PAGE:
Looking for justice in Memphis

The footage of Tyre Nichols being beaten at the hands of five Memphis police officers just a few yards from his mother’s house shocks the conscience. This looks like adrenaline-filled rage . . . from the officers. At certain points, it is the suspect who sounds to be trying to deescalate the situation.

In the evidence we have, one officer screams, “Watch out, I’m gonna baton the f*** outta ya!” Nichols offers what appears to be largely defensive resistance to the officers, who despite outnumbering Nichols — who was not a large man — couldn’t manage to cuff him for a long time. They ended up holding Nichols up like a rag doll and punching him in the head. An autopsy found that Nichols died because he “suffered excessive bleeding caused by a severe beating.”

It is unfortunately not unique. In physical encounters, officers can escalate violence and lose control with lethal consequences.

The footage helps establish a number of legal points. The force is clearly and undeniably excessive. It was a complete breakdown of training and supervision.

It is hard to look at this tape objectively and analytically given the emotional impact of the scene. Yet, the footage helps establish a number of legal points.

There is both a state and federal investigation ongoing and the tapes will help and hurt aspects of those cases.


There is ample basis for taking a second-degree murder case to trial. However, the tape also shows where the defense is likely to go in the coming weeks.

The officers are not just facing second-degree murder charges but a whole slew of charges from aggravated assault, aggravated kidnapping to official oppression. The aggravated assault and official oppression charges are amply supported by the videotape. The defense will likely focus on controlling the damage rather than leave the case unscathed.

The defense is likely to attack the second degree murder charge because there was a rapid escalation and a defendant fled. One officer is shown saying that Nichols tried to grab his gun. While the beatings on the tape could well justify most people fleeing in fear, second degree murder is “a knowing killing of another.” It does not require premeditation. The officers appear out of control but the counsel will argue that they did not knowingly or intentionally try to kill Nichols. Indeed, his death may have been caused in part by the delay in medical aid.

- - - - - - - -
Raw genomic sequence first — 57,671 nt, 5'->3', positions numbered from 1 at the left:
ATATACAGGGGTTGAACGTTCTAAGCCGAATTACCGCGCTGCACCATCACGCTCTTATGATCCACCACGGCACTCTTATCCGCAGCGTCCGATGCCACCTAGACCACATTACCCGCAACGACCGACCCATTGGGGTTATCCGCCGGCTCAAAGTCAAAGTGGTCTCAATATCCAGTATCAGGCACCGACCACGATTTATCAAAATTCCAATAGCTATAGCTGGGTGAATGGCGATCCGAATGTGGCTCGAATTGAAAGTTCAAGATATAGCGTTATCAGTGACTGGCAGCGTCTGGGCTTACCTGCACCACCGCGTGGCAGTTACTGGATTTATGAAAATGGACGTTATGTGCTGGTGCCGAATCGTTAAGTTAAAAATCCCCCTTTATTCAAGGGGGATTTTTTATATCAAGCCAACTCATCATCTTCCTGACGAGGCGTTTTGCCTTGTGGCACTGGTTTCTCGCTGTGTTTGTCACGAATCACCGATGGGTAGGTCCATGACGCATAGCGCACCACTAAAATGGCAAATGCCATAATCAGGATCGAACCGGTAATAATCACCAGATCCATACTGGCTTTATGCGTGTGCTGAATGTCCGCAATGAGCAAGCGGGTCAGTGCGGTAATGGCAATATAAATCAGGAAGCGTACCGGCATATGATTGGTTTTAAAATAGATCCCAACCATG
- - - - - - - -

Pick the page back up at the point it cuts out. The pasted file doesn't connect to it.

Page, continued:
The aggravated kidnapping could also face challenge. Usually an invalid stop or arrest is not treated as kidnapping, particularly after a suspect allegedly flees.

Finally, the “one-size-fits-all” charges for five officers could prove problematic. The officers are not using the same level of force. The worst acts include an officer positioning himself to get a clear shot to kick Nichols in the face as two officers struggle with him on the ground.

Most horrific cases tend to look monolithic at the outset. However, more granular details emerge over time that can differentiate the conduct of individual officers.  The detail on these tapes shows different conduct and levels of force that a jury will have to balance.

Civil Rights Violation

The tapes would initially appear to show a death caused by excessive force caused by a lack of training and control rather than racial animus. However, this case was quickly framed in racial terms. That is not unique with our hair-triggered commentary and coverage.

This month, when a man killed 10 people and injured 10 others in Southern California, politicians and pundits rushed forward to declare the attack as a hate crime. Senate Majority Leader Chuck Schumer denounced the “bigotry and hate” of the crime.